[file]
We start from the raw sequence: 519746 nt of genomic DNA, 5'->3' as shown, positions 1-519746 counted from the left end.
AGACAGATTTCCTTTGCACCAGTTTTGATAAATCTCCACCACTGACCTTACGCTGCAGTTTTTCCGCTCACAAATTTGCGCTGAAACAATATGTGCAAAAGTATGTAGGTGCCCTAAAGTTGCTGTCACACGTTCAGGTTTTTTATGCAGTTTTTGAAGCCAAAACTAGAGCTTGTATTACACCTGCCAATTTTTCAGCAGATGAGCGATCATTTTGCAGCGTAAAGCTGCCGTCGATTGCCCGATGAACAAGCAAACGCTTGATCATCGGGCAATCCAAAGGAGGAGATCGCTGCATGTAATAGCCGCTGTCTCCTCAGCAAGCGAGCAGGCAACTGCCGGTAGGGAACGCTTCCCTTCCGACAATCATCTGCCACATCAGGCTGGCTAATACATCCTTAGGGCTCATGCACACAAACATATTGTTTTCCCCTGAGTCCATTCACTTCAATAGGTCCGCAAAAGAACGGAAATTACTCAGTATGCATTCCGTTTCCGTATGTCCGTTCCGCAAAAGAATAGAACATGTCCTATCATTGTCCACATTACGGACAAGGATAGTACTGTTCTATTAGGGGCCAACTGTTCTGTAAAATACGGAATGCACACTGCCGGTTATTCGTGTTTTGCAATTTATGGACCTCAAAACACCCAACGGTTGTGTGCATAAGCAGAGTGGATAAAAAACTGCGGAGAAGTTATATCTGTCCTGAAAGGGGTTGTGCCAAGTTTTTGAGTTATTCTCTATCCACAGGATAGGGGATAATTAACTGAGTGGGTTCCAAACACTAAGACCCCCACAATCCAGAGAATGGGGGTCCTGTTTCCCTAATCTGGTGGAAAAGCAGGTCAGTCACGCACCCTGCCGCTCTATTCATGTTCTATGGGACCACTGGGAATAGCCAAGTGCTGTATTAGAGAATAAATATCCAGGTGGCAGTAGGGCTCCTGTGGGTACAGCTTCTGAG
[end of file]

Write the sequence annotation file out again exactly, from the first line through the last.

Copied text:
We start from the raw sequence: 519746 nt of genomic DNA, 5'->3' as shown, positions 1-519746 counted from the left end.
AGACAGATTTCCTTTGCACCAGTTTTGATAAATCTCCACCACTGACCTTACGCTGCAGTTTTTCCGCTCACAAATTTGCGCTGAAACAATATGTGCAAAAGTATGTAGGTGCCCTAAAGTTGCTGTCACACGTTCAGGTTTTTTATGCAGTTTTTGAAGCCAAAACTAGAGCTTGTATTACACCTGCCAATTTTTCAGCAGATGAGCGATCATTTTGCAGCGTAAAGCTGCCGTCGATTGCCCGATGAACAAGCAAACGCTTGATCATCGGGCAATCCAAAGGAGGAGATCGCTGCATGTAATAGCCGCTGTCTCCTCAGCAAGCGAGCAGGCAACTGCCGGTAGGGAACGCTTCCCTTCCGACAATCATCTGCCACATCAGGCTGGCTAATACATCCTTAGGGCTCATGCACACAAACATATTGTTTTCCCCTGAGTCCATTCACTTCAATAGGTCCGCAAAAGAACGGAAATTACTCAGTATGCATTCCGTTTCCGTATGTCCGTTCCGCAAAAGAATAGAACATGTCCTATCATTGTCCACATTACGGACAAGGATAGTACTGTTCTATTAGGGGCCAACTGTTCTGTAAAATACGGAATGCACACTGCCGGTTATTCGTGTTTTGCAATTTATGGACCTCAAAACACCCAACGGTTGTGTGCATAAGCAGAGTGGATAAAAAACTGCGGAGAAGTTATATCTGTCCTGAAAGGGGTTGTGCCAAGTTTTTGAGTTATTCTCTATCCACAGGATAGGGGATAATTAACTGAGTGGGTTCCAAACACTAAGACCCCCACAATCCAGAGAATGGGGGTCCTGTTTCCCTAATCTGGTGGAAAAGCAGGTCAGTCACGCACCCTGCCGCTCTATTCATGTTCTATGGGACCACTGGGAATAGCCAAGTGCTGTATTAGAGAATAAATATCCAGGTGGCAGTAGGGCTCCTGTGGGTACAGCTTCTGAG